Even for a Brexiteer such as I, these are difficult days. The short-term damage to the economy looks like it will be significant. Every piece of economic data, whether real figures on output or surveys on consumer and business sentiment, is picked over for clues about the effects of Brexit. Economies, of course, move much more slowly than that; leads and lags take months and years, not days and weeks, to work through. Quite different to the pace of the media – hence some confusion about what’s going on.
Whatever the merits of Unilver’s attempted 10 per cent price hike on Marmite and hundreds of other product lines – and the effort by Tesco, heroes for once, to resist – it is a taste of much worse things to come. For a nation that imports so much – too much, indeed – a rise in the cost of things we take in from abroad is inevitable. Sometimes retailers can try to offset it, as here. And for many goods it should take some more months yet to feel the full effects (Unilever’s price rise looks suspiciously quick for a product so locally sourced as Marmite), but the squeeze will come – and plenty more pain besides.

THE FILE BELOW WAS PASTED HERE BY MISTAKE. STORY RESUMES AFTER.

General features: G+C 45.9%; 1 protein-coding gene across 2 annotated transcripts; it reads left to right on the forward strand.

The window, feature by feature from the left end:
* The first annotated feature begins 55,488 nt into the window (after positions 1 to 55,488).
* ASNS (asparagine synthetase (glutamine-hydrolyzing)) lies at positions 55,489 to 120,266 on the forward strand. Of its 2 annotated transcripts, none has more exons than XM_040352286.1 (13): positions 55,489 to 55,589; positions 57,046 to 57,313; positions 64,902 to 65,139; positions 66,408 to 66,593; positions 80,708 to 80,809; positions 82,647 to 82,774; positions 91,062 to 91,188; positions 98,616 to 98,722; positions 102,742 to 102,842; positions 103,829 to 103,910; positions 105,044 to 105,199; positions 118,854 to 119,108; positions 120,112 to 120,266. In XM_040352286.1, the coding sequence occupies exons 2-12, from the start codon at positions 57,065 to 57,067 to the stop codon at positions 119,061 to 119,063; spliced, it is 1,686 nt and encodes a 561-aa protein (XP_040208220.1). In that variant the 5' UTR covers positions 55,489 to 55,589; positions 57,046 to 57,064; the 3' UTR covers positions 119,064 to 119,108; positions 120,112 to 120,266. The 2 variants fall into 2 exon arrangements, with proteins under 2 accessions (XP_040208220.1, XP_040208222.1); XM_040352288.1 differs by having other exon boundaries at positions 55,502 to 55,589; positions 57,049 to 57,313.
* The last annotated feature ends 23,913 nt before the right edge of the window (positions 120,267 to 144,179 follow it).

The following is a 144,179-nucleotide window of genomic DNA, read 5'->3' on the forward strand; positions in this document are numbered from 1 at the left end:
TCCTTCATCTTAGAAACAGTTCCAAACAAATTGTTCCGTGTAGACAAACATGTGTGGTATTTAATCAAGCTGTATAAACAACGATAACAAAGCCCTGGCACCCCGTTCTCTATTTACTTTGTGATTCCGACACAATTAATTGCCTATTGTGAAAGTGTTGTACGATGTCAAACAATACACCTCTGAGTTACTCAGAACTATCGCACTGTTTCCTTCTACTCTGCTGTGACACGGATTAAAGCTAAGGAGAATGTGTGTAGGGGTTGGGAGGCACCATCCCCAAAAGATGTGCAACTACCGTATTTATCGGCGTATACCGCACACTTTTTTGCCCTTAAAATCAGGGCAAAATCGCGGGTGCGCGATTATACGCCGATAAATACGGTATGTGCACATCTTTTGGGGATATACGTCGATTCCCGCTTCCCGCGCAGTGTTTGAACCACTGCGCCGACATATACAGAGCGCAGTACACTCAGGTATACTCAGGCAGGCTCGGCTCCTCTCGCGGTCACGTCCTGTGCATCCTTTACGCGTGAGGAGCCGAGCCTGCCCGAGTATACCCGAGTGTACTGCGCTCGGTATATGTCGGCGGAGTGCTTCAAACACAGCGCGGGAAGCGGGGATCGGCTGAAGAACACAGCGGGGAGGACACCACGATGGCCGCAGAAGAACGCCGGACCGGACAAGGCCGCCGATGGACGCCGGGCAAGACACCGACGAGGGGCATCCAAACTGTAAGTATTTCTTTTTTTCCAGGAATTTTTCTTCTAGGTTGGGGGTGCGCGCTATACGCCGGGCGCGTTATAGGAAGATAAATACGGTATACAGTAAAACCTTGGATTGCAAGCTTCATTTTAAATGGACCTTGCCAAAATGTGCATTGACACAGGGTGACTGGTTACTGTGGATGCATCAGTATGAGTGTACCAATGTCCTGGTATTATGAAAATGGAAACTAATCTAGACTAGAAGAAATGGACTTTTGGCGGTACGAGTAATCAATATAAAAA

For the next year or two we will be engaged in a phoney war. Orders cancelled, investment plans shelved, retailers passing on price rises, pay agreements, all take time to decide and to work their way through and affect other each other. It’s dynamic and fascinating to watch, albeit sometimes morbidly so, but it’s a slo-mo thing.
However it is possible to peer into the future a little further. We can see how the British economy, as it adjusts to a new short- to medium-term reality, will be a tougher place to find a job and maintain living standards, with more crime, social dislocation, austerity cuts and quite a jolt to property values.